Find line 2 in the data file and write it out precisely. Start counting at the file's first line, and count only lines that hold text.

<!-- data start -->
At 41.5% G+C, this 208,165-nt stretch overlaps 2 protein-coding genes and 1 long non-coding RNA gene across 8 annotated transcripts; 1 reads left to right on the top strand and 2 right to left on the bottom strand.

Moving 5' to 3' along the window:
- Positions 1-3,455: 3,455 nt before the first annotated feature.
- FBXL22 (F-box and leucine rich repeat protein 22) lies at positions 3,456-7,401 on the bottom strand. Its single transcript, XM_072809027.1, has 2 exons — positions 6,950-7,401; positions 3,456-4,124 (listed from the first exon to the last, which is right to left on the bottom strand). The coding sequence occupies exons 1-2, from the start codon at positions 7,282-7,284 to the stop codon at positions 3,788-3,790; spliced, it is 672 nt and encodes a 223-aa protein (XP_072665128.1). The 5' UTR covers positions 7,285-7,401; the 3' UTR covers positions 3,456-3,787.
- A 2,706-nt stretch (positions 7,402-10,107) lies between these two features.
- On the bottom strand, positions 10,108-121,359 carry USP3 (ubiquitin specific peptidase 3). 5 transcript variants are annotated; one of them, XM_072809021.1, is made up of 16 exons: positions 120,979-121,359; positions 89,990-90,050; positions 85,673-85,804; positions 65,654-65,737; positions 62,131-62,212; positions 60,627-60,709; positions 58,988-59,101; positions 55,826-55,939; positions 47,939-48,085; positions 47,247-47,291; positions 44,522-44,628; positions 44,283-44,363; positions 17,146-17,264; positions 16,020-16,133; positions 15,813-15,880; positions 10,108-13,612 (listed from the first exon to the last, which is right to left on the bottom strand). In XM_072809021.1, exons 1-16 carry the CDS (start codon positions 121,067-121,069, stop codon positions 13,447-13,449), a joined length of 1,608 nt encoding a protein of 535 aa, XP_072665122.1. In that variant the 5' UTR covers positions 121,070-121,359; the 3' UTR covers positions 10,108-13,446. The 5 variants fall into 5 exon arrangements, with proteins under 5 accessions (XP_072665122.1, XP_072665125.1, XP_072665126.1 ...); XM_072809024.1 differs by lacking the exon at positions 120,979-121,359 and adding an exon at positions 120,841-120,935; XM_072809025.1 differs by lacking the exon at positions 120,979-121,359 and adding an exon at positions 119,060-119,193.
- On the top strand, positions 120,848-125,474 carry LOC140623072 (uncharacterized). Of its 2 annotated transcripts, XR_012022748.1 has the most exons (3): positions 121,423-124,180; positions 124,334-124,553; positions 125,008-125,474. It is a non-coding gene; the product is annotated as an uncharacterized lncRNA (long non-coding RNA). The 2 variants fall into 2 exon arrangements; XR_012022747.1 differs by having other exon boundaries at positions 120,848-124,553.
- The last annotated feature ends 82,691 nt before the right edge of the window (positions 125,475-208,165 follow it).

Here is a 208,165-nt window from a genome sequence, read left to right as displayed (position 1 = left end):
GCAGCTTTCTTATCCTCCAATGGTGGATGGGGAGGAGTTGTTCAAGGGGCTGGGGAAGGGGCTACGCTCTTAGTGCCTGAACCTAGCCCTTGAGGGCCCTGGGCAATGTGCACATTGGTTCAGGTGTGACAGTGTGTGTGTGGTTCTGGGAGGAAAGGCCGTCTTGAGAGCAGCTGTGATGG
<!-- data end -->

Moving 5' to 3' along the window: